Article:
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2010 FedEx and Ketchum Social Media Benchmarking Study Highlights

FedEx and Ketchum Pleon Change recently partnered on a benchmarking study with 62 leading brands, including PepsiCo, GE, and Procter & Gamble, to answer the social media questions that keep many of our clients up at night: 

How do we leverage social media to drive internal culture, brand performance and reputation management?
What is the appropriate budget allocation to support social media programming?
How do we adapt internal structures to develop and roll out social media strategies?
What is the best way to measure the ROI of social media spending?

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Creativity and Madness

Creativity and Madness

My parents (both psychologists) frequently attend a conference called Creativity and Madness hosted by Los Angeles-based psychiatrist Dr. Barry Panter. Mental health and medical professionals share presentations with titles like “Tragedy, Loss, and Transformation within Bruce Springsteen’s Work” and “Iggy Pop, Narcissist, Shaman and Wounded Child.” The theme of much of the research discussed is the relationship between creativity and mental pathology — or at least periodic anguish. From Van Gogh to Virginia Woolf to Kurt Cobain, society now embraces the romanticism of the tortured artist. We expect the most creative among us to be the most unstable.   Business innovators, by contrast, are not afforded the same cushion of understanding. The likeliest consequence of “eccentric” behavior in the workplace is an uncomfortable conversation with HR. Our need for innovation in today’s oversaturated marketplace is greater than ever, yet most organizations are poorly oriented to spot and develop breakthrough innovators. Think about the real game-changers of the past few decades — Bill Gates, Steve Jobs and Richard Branson, for example. They’re college dropouts. That means they wouldn’t even get through the résumé screeners at the companies they went on to found. And big-thinking leaders who do go on to finish school aren’t the type to slug it out for 15 years working their way up the corporate ladder until they’re positioned to call the shots. They start their own companies.   

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Beware the Yeasayers

Beware the Yeasayers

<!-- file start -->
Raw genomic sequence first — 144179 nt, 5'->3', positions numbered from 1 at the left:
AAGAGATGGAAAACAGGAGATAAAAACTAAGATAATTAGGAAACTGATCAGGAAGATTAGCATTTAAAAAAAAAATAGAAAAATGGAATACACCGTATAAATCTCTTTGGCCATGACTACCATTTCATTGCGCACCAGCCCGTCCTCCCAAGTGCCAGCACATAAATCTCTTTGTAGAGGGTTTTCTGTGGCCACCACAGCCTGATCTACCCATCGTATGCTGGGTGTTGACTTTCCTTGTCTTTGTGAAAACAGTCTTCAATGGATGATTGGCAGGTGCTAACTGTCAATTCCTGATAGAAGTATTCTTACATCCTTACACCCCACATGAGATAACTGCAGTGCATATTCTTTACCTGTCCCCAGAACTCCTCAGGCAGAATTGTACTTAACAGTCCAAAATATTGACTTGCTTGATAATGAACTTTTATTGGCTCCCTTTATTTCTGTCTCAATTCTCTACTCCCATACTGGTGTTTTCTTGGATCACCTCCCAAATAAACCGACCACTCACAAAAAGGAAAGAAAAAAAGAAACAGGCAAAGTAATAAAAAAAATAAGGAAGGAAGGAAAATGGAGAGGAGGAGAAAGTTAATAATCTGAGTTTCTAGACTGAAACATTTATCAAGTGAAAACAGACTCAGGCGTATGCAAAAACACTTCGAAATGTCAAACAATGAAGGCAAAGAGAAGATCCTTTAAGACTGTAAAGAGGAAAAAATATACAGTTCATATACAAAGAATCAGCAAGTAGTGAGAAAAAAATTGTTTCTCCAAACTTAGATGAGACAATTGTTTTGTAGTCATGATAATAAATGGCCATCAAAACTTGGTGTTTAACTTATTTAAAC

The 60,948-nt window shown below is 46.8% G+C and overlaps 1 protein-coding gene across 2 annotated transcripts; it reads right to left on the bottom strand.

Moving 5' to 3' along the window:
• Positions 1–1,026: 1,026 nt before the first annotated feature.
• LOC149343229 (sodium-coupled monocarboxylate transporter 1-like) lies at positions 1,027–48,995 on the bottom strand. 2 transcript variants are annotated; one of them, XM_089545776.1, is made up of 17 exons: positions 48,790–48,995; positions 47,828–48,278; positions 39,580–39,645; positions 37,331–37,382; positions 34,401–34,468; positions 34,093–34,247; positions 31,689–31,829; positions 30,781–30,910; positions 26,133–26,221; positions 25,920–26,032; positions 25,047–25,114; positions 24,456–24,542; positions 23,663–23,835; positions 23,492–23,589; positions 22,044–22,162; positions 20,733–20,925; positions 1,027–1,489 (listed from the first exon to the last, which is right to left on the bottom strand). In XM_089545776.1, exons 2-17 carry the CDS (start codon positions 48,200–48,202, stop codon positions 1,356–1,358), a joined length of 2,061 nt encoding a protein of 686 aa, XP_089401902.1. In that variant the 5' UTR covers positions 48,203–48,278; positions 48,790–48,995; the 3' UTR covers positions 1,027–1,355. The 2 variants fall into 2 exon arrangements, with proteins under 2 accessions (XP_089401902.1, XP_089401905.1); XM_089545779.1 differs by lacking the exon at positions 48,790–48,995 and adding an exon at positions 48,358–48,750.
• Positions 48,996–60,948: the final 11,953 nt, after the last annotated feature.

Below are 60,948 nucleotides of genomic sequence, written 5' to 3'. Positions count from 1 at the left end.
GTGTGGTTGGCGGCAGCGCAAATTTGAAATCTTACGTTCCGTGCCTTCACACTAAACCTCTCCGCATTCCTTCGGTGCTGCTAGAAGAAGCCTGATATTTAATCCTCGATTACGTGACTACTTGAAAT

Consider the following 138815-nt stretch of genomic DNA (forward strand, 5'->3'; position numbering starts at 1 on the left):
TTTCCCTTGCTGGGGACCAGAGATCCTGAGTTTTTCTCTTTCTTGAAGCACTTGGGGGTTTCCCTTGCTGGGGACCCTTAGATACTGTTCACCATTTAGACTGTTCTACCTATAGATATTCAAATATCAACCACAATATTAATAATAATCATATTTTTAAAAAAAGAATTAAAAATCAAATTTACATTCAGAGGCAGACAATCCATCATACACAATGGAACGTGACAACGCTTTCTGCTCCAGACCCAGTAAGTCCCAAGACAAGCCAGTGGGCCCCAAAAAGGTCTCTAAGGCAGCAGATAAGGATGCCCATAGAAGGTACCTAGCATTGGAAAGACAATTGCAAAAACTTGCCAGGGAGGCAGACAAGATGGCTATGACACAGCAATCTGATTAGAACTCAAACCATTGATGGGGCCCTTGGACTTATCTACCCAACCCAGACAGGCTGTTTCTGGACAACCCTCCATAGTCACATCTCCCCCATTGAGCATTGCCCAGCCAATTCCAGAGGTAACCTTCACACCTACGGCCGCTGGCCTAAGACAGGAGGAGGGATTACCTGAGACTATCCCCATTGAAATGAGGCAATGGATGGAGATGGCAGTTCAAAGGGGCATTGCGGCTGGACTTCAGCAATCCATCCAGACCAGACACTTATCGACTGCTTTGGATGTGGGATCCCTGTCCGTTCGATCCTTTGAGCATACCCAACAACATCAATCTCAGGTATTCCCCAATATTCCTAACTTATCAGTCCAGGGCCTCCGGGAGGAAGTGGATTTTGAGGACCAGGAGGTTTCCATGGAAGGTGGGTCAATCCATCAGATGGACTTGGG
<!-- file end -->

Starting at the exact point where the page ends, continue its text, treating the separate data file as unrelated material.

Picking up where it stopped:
In a recent Possibilities post called “Nobody Remembers the Naysayers,” my colleague Karen Strauss calls pessimism the kryptonite of innovation, and for good reason. Anyone aiming to invent the future gets nowhere by focusing on what can’t be done. Dream killers are easy targets. At some point we’ve all experienced the sting of their rejection — the coach who told us we weren’t fast enough, the teacher who said we’d never get it right, the boss who seemed to relish in our shortcomings. Our disdain for naysayers is real, and overcoming their rebuffs is a lifelong challenge. But there’s another powerful creation suppressant that’s less obvious but equally damaging to innovation and performance: the yeasayer.  Before we talk about how the yeasayer cripples the creative process and hinders achievement, let’s take a moment to define the term. Guaranteed, you’ve met yeasayers (aka “yes men/women”) before as they’re a common presence in most organizations. Picture the colleague who absolutely loves every single one of your ideas. All your cockamamie product development plans, your far-flung marketing strategies — they’re all “game changers.” Every single doodle or document you draw up is the best work you’ve done . . . well . . . since the last time you shared something with the yeasayer. Unfortunately, these performance sappers come in many forms, so it’s impossible to spot a yeasayer through visual cues alone. Title is an equally ineffective litmus test. Yeasayers often climb to the highest levels, despite their deceptively negative impact. The yeasayer’s charm is undeniable. Who doesn’t like an ego stroke from time to time? There’s nothing like a passionate endorsement from a respected colleague to build your confidence. Win the enthusiastic praise of a whole team of yeasayers and you’re unstoppable. You’re on top of the world! At least that’s what you believe until you share your idea with an authentic, independent thinker. Then you find yourself at a crossroads. If you’re not totally entranced by the yeasayer’s pandering, you could wake up and realize your big idea’s a dud. Or, you could stumble deeper down the rabbit hole and dismiss the voice of reason as just another naysayer! Oh, irony. Who cares anyway? Isn’t innovation all about perception? One person’s revolutionary is another’s banal. What if we called yeasayers “idea cheerleaders” instead? Would that make them less malignant (if not slightly more effeminate)? Here’s their essential danger no matter what name you choose: When everything’s “outstanding,” nothing stands out. The innovative stuff gets mixed up with the fluff, and you never know which ideas to run with and which to let lie. While yeasayers might be more pleasant passengers to have along for the ride, their potential to derail progress is just as high, or higher, than our old foes the naysayers. Karen effectively bashed naysayers in her post; I’m hanging yeasayers out to dry. Who’s left? If you’re truly seeking to create something new and with value, surround yourself with a cast of passionate and opinionated characters who are as willing to get on board with a great idea as they are to identify its shortcomings. They’re not the easiest to work with, and conflict among them is inevitable. But if you’re effective, you’ll cultivate the chaos and together make something truly great.

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